The 5 best kitchen layouts 

If you’re interested in redesigning the layout of their kitchen, make sure you consider all your options and then choose the best floorplan for your household’s needs. Things you’ll want to take into account when deciding which layout works best for you, include how you’ll be using the kitchen, the size of your household, and your personal tastes. 







Although there are many different kinds of kitchen floorplans to choose from, the 5 best kitchen layouts are listed below. These are the most popular with homeowners, and all 5 of these designs are stylish and functional at the same time. By taking the time to pick the right kitchen layout for your home, you’ll absolutely love your kitchen that much more. Here are the 5 best kitchen layout designs.  

L-Shaped Kitchen Layout Design 

The L-shaped kitchen design is a popular layout for homes consisting of smaller kitchens. It really makes use of space. If you’re unfamiliar with what an L-shape kitchen design is, it’s when all of your counter space and appliances are located on two adjacent walls. The reason it’s not the best option for larger kitchens is because the appliances tend to be too spaced out making it difficult for the cook. So, what are the benefits of an L-shaped kitchen? 

First, like just mentioned above, the L-shaped kitchen design is spacious and provides the cook with a very efficient, functional, and comfortable work area. Trying to cook dinner in a cramped kitchen can be quite frustrating. Just because you have a small kitchen doesn’t mean you have to be uncomfortable. The L-shaped kitchen design will provide you with a lot of open space for moving around and cooking multiple dishes. 

Second, the L-shaped kitchen design makes use of your kitchen’s corner space. By utilizing every inch of the room, you’ll make your kitchen look visually bigger while also opening up more usable area. Corners are great locations for microwaves, toasters, steamers, miniature wine racks, and even a variety of decorations. Since they’re there, you might as well make use of them.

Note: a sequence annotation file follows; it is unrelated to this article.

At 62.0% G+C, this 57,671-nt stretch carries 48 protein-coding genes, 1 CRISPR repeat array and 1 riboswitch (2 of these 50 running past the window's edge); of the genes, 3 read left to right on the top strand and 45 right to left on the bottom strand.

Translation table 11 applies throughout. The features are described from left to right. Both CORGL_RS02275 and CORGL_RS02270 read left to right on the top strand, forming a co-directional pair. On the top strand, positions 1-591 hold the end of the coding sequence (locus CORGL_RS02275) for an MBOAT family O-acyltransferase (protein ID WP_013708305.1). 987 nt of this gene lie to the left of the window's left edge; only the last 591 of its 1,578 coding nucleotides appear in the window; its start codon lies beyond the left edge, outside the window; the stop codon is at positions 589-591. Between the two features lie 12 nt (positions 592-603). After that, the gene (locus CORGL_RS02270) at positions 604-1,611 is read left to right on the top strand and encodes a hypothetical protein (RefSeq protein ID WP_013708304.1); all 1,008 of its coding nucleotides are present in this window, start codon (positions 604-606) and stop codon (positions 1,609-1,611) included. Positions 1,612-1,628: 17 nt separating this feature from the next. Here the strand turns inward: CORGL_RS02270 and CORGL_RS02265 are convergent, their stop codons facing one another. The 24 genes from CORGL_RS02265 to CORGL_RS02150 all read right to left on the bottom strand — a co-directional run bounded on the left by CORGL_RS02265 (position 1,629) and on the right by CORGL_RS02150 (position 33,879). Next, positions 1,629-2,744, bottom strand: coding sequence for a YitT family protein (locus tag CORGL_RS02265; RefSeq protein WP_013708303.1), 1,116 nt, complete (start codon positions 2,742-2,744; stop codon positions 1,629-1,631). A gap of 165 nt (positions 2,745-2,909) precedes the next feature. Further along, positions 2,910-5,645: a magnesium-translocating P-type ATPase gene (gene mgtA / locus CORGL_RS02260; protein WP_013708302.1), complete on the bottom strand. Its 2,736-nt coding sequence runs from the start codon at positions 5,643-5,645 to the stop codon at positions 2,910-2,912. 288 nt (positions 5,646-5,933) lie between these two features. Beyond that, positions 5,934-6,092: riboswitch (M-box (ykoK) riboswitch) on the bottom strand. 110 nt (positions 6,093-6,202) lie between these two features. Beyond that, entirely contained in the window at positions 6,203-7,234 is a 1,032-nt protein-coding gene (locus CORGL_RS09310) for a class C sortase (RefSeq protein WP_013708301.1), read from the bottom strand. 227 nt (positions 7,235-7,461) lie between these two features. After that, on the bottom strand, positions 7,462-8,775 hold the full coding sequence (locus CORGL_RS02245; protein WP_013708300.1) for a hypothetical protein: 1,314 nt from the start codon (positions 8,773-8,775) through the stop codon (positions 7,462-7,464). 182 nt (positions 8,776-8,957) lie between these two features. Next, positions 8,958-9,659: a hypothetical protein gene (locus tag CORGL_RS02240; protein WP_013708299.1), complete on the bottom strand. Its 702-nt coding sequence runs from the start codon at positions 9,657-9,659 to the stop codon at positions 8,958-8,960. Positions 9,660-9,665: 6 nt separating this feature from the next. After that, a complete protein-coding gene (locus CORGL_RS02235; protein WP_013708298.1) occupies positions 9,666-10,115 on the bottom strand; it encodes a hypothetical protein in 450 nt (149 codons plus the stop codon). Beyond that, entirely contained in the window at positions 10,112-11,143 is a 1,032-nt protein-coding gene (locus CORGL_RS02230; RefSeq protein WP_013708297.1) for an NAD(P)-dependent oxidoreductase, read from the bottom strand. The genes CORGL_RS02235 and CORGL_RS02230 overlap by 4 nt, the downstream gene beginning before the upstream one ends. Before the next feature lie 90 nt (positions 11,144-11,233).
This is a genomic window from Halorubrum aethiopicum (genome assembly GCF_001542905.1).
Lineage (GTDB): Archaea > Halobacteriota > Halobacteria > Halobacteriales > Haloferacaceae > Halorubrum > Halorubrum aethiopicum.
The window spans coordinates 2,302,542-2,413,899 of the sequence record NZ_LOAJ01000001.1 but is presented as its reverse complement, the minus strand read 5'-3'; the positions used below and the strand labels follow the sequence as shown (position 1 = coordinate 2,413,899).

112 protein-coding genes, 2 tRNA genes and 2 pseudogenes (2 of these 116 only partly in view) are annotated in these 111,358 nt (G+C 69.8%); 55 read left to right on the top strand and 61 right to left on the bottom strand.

Third, L-shaped kitchen designs help decrease through traffic. By having this open space, especially if you have two different exits connected to your kitchen, your family members and your guests can walk through freely without disrupting your cooking or causing accidents. The L-shaped kitchen design is truly a great layout for any house with a smaller kitchen. 

The U-Shaped Kitchen Layout Design 

This U-shaped kitchen layout design is a fine choice for medium-sized kitchens and larger kitchens with an island. This kitchen design is the perfect layout for anyone who loves to cook. By utilizing three walls, you can incorporate multiple cooking stations. This allows more than one cook to work at the same time without bumping into each other and causing unnecessary accidents. 

The U-shaped design also makes use of corner space, even more than the L-shaped design does. By taking advantage of your corners, you’ll have more than enough room to incorporate other kitchen related items like cabinets, appliances, decorations, and other kitchen essentials without making this area of your home look messy or cluttered. 

To add to this, the U-shaped kitchen layout keeps traffic out. Typically kitchens with a U-shaped design only have one exit. As a result, there’s no through traffic. Having someone quickly dash in front of you when you’re carrying a hot dish can cause an accident. With the U-shaped kitchen layout, you won’t have to worry about that. 

The are only two real disadvantages to the U-shaped kitchen design. First, when this layout is used in an extremely large kitchen, the workstations tend to be too far apart. This can be quite problematic when trying to carry a hot, heavy dish from one cooking station to the next. In this situation, incorporating an island would be a wise decision. Second, when the U-shaped layout is used in a smaller kitchen, things can get quite cramped. The U-shaped design is perfect for medium-sized kitchens. 

The G-shaped Kitchen Layout Design

The G-shaped kitchen layout is much like the U-shaped layout, but the difference between these two is that with the G-shaped design, you get a little peninsula on one of the ends. This means you have more counterspace to either store kitchen-related items or place appliances. You can even extend this peninsula out, add some chairs, and use it as a place to have a quick snack, make out your monthly bills, help your kids with their homework, or read the paper with your morning coffee.